12 May 2023
The other war
There are two wars fought in and around Ukraine - the war on the ground, and a bigger war between the East versus the West. There is a scenario that Ukraine and its western allies win the land war against Russia, and that China wins the bigger war: the creation of a militarily powerful, technically sophisticated and economically prosperous alliance of countries, led by China, that define themselves through opposition to western values. President Xi Jinping said at the end of his recent visit to Moscow: “There are changes that haven’t happened in 100 years. When we are together, we drive these changes.” That’s the other war.
I keep an open mind about the military outcome in Ukraine. I myself am not a military expert, but I know the military experts have been consistently wrong. Many did not believe that Vladimir Putin would invade. They then overestimated the Russians in the early stages of the war, and then underestimated them afterwards. What we do know is that Ukraine’s success chance depend on continued western military supplies and financial aid. I don’t know how many tanks and anti-aircraft systems it will take for Ukraine to succeed. It is possible, but not certain, that this threshold will be reached.
Let’s assume for now that Ukraine wins - on some definition. Then what?
A victorious Ukraine will want to become a member of the EU and Nato. Germany and France are resisting full EU membership, and are probably not alone. They are sticking to their current position to link further EU expansion to internal reforms, like an extension of majority voting in foreign policy. Not everyone will agree. Hungary’s prime minister, Viktor Orbán, almost surely won’t. Poland and Italy, too, have populist-led governments. Sunday’s resignation of Slovakia’s pro-western prime minister, Eduard Heger, has prompted an election later this year that could see the return of Robert Fico, another pro-Russia EU leader. When Ukraine knocks on the door, the divisions between the pro-Europeans liberals and nationalist conservatives will come out into the open like nothing ever before.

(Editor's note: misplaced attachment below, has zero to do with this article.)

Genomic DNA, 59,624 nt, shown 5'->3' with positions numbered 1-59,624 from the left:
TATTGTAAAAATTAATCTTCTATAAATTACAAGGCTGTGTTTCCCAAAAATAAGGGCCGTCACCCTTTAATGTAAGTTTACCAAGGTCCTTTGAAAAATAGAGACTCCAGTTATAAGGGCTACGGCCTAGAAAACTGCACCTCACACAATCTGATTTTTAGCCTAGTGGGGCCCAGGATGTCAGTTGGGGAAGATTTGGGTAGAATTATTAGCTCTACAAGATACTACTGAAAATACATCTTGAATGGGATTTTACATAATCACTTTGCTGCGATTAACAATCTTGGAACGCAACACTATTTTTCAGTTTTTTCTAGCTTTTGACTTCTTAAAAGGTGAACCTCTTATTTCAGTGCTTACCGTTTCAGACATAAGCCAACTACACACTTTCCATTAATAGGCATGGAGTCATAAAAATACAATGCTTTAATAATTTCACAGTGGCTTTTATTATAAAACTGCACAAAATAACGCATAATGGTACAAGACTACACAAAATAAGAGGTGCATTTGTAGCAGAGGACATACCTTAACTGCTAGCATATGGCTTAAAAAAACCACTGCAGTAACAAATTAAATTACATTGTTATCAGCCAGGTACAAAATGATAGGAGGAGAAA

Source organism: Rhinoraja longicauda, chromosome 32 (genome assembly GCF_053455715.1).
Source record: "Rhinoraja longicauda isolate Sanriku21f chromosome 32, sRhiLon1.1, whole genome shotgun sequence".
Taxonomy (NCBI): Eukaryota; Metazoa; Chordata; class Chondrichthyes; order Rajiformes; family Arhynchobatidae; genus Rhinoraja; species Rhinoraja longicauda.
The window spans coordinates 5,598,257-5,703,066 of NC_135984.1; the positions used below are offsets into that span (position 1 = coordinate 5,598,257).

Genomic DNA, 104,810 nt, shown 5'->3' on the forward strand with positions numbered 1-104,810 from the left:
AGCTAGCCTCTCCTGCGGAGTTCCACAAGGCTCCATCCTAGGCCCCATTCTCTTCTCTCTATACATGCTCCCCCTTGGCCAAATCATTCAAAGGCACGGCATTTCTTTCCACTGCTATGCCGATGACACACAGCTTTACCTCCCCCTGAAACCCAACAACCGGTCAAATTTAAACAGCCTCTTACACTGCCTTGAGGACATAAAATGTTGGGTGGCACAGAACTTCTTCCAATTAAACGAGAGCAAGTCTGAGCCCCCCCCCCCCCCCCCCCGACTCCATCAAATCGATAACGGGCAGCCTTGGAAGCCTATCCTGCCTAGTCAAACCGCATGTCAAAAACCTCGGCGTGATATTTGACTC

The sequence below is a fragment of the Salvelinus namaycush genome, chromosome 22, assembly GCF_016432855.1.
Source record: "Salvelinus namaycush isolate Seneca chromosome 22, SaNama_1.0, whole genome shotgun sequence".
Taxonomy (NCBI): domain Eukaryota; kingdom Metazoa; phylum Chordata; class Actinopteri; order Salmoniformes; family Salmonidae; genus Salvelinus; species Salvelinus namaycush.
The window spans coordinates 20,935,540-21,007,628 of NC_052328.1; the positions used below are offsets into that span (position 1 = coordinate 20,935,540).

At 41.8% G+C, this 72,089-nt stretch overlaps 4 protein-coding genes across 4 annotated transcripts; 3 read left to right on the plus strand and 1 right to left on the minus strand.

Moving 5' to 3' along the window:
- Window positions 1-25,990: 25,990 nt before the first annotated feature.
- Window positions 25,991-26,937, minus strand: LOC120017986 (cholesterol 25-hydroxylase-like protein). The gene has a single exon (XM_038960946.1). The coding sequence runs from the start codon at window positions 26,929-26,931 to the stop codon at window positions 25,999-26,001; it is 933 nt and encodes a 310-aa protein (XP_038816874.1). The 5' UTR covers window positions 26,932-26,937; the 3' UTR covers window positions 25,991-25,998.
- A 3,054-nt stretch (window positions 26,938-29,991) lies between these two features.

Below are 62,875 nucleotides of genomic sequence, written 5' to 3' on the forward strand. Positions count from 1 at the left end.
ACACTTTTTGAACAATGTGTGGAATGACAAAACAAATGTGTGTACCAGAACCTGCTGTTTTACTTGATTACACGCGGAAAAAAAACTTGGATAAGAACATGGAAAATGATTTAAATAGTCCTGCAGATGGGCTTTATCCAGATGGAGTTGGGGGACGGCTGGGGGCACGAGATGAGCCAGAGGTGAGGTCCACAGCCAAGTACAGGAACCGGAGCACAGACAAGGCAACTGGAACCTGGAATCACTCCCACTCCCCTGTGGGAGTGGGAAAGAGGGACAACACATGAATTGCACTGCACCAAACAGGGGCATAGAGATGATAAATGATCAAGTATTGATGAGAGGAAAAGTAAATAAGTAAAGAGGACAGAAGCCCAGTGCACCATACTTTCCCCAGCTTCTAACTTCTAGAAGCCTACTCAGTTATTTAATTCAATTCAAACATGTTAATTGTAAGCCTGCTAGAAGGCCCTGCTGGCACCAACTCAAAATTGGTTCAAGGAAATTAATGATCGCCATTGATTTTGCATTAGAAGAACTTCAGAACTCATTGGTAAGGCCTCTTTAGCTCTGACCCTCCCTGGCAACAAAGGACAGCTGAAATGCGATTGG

The EU has been the biggest multilateral experiment in history. What distinguishes the EU from other multilateral organisations is the presence of its own independent political layer and legal system. Brexit was a defeat not only for pro-Europeans in the UK, but for liberal multilateralists everywhere in the world. I often find that those who are still fuming the loudest about Brexit, are some of my friends in the US.
Liberal multilateralism was the success story of the 1990s right until the global financial crisis, with an afterglow that lasted into the early Obama years. One of the big political questions of our time is why has the liberal world order run in so much trouble in so many countries in such a short time? There are several reasons, but, for me, two stand out. The first is a tendency to apply short-term fixes to long-term problems. We knew that quantitative easing and large fiscal stimulus together would eventually produce inflation. We did it anyway, and here we are. Inflation drives inequality. Rising economic and social inequality benefits extremist parties, and did so throughout the ages.
The second reason is the increasing use of economic, financial and political sanctions against autocratic political leaders. An example are the EU’s so-called rule-of-law sanctions against Hungary. The problem is the EU is still dependent on Orbán for decisions that require unanimity resisting like EU sanctions against Russia, which he has been resisting.
But it is the sanctions imposed by the west against China that are now driving a wedge through our globalised world. The most extreme version are US sanctions on third countries that do not comply with US policy. The Netherlands was recently forced to ban the export to China of lithography machines for chip production in compliance with the US high-performance semiconductor ban. The European Commission is also about to toughen its export regime to China. Lead by the China hawks in the Biden administration, the western world is stumbling into a commercial cold war with China.
The business community in the US or Europe is absolutely not on board for this existential fight. It takes years to build production lines, supply chains and distribution networks. Much of western industry is heavily invested in China. Ola Källenius, the chief executive of Mercedes, only reminded us last week that 37% of his company’s sales are in China. You can’t just switch this off without massive economic consequences.
Herein lies the internal contradiction of the liberal globalist perspective. In our eagerness to defend liberal multilateralism, we ignore the sticky interdependencies our system has created. One person who personified that conflict was Angela Merkel. She was the quintessential globalist, once celebrated as the leader of the western world. It was only towards the end of her reign that her fanboys outside Germany realised that her country had made itself dependent on Russia and China. To be able to prosper inside the system, liberals like Merkel needed to coddle dictators. When Olaf Scholz, her successor, sided with the US over Ukraine, Germany lost a business model in the process. There is a price for everything. I am not sure that the German electorate is willing to pay that ultimate price.
The west still has formidable strengths - money, technology, defence. This may well help Ukraine in its battle against Putin. Even that is not certain. But we are not doing nearly so well in the much bigger, and much more existential battle - the one against Xi’s 100-year project.
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